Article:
In what Missouri regulators termed one of the largest poaching cases in the history of the state, on Monday a 29-year-old man who joined his brothers and father to kill hundreds of deer for years was sentenced to jail for one year along with an unusual punishment: to watch the Disney movie “Bambi” once a month behind bars.
David Berry Jr., 29, was sentenced by County Judge Robert E. Greene, who ordered that Berry watch “Bambi” monthly. Greene stated, “At least one time per month, that Defendant is to view the Walt Disney movie Bambi, with the first viewing being on or before December 23, 2018, and at least such viewing each month thereafter during the Defendants incarceration in the Lawrence County Jail.”
Among the laws the group of men broke were hunting out of season and using illegal weapons; they used lights so that deer would be blinded by them at night and make easier targets. They also traveled in their cars and shot the deer from the road, which violated state laws. Authorities stated that the group would intermittently behead the deer, leaving the carcasses to rot in fields across Lawrence County.
Missouri Department of Conservation Protection Division Chief Randy Doman told NBC News, “This was not hunting; this was poaching. We’re talking in the hundreds of illegally killed deer over at least three years.” He added, “They were so addicted to the kill, that they had showed such total disregard for the rules of chase. They were stealing from the wildlife resources of the citizens of the state of Missouri, and this is the judge’s way of putting some perspective.”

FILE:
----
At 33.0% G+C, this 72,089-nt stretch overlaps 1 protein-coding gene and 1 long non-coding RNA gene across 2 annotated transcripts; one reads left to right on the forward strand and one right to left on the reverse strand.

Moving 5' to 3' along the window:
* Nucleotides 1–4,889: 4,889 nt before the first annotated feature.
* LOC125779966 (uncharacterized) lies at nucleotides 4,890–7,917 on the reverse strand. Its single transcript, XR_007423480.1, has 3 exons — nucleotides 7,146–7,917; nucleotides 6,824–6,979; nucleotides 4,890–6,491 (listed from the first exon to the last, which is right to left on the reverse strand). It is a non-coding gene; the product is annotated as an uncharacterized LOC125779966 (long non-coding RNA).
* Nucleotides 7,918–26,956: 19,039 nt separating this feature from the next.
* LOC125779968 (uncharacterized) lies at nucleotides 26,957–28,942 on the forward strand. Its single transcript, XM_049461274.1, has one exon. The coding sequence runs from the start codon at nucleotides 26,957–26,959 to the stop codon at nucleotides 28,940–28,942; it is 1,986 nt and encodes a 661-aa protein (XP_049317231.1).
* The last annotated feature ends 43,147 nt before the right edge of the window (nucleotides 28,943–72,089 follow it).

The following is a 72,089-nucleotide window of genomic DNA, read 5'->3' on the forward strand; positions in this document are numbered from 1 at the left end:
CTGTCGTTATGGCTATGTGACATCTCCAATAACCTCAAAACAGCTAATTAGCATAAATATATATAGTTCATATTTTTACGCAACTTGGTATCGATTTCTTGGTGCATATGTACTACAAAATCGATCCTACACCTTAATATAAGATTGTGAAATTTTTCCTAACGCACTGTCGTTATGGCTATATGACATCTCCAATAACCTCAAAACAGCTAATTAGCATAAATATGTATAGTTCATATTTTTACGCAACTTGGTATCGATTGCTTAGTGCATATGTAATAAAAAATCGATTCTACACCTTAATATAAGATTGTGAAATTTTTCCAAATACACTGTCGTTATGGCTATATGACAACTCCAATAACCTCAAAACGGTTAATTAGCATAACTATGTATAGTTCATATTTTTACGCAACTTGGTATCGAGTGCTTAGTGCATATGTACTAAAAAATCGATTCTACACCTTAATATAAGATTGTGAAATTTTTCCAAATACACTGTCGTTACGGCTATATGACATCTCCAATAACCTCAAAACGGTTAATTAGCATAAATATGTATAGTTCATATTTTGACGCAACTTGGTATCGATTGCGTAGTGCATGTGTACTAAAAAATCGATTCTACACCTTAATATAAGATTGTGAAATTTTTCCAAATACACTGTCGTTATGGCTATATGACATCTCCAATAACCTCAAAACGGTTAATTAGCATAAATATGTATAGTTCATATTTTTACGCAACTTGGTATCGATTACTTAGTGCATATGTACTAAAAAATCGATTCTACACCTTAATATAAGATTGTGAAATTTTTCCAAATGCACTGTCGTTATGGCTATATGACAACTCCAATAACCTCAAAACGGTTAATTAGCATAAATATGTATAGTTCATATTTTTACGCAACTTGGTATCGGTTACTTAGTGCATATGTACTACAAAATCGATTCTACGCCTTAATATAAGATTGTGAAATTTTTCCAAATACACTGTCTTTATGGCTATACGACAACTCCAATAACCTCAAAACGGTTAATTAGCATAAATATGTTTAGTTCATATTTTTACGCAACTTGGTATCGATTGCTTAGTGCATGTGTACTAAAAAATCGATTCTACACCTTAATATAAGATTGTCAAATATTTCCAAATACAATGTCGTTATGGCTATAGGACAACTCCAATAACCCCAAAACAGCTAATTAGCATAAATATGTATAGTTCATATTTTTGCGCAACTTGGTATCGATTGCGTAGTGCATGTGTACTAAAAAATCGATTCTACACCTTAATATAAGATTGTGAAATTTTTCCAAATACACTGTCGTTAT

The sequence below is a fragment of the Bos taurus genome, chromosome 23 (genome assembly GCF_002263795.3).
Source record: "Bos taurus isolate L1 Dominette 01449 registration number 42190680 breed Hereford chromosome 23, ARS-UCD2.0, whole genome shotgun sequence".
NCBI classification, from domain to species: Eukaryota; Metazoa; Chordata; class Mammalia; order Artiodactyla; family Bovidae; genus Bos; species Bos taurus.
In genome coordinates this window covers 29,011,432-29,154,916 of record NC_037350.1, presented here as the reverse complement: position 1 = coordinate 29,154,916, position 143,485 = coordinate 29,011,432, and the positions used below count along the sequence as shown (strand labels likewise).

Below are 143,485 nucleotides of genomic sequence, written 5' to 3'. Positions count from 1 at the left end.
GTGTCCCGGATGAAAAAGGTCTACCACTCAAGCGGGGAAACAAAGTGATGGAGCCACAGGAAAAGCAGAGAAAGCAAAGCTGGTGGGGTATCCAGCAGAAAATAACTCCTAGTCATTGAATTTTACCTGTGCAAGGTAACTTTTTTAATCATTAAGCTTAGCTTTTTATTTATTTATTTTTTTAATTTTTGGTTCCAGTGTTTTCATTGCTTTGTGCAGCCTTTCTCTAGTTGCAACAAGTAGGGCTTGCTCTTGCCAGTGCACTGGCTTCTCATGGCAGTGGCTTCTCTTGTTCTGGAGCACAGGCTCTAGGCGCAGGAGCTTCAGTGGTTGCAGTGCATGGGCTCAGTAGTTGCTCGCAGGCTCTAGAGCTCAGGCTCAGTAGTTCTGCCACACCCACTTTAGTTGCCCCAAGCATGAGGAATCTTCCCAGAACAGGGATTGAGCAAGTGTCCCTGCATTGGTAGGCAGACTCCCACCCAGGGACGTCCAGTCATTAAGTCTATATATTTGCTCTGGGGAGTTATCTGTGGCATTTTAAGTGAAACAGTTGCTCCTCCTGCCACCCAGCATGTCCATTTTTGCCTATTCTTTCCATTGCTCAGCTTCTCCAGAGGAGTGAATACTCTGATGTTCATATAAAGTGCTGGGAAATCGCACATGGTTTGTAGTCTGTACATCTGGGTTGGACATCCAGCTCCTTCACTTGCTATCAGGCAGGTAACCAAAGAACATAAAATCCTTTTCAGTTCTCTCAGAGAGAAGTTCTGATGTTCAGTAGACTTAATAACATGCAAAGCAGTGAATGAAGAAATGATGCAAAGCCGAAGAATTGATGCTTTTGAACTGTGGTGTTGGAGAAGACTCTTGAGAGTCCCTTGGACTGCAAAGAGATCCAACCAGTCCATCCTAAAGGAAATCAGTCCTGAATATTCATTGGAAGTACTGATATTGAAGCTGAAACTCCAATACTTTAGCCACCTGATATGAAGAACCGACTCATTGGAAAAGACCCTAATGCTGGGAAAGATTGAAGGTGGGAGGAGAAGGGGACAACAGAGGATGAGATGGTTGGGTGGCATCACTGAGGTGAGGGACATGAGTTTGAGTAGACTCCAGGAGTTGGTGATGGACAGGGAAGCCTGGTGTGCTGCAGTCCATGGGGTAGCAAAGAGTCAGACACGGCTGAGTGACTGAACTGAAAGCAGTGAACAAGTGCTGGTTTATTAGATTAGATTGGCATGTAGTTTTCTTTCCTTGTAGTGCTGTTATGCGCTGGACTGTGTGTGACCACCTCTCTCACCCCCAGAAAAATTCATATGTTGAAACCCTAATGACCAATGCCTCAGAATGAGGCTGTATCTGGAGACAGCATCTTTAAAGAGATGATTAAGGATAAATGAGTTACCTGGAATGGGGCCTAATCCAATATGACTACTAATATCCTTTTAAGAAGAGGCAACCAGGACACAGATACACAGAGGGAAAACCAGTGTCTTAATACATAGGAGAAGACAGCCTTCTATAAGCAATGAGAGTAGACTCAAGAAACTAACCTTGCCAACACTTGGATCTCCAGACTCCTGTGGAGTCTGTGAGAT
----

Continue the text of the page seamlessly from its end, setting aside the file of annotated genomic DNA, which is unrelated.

According to the Missouri Department of Conservation, laws for hunting include these warnings: “You may take only two antlered deer during the archery and firearms deer hunting seasons combined. Archery hunters may take only one antlered deer before the November portion of firearms deer hunting season. Only one antlered deer may be taken during firearms deer hunting season (all portions combined).” The department adds, “If you kill or injure a deer, you must make a reasonable effort to retrieve and include the animal in your season limit. However, this does not authorize trespass. It is illegal to leave or abandon commonly edible portions of game.”
The Department also states, “Motor driven transportation may not be used to take, drive or molest wildlife … Artificial lights may be used to hunt: bullfrogs, green frogs, raccoons and other furbearing animals when treed with the aid of dogs … Artificial lights may not be used to search for, spot, illuminate, harass, or disturb other wildlife than the above … You may not take any wildlife from or across a public roadway with a firearm, bow or crossbow … It is illegal to intentionally leave or abandon any portion of any wildlife that is commonly used as human food.”
Berry and his father, David Berry Sr., had their hunting, fishing and trapping privileges permanently removed; Berry Jr.’s two brothers and another man in the group lost their privileges from between five to 18 years. $51,000 in combined fines was assessed.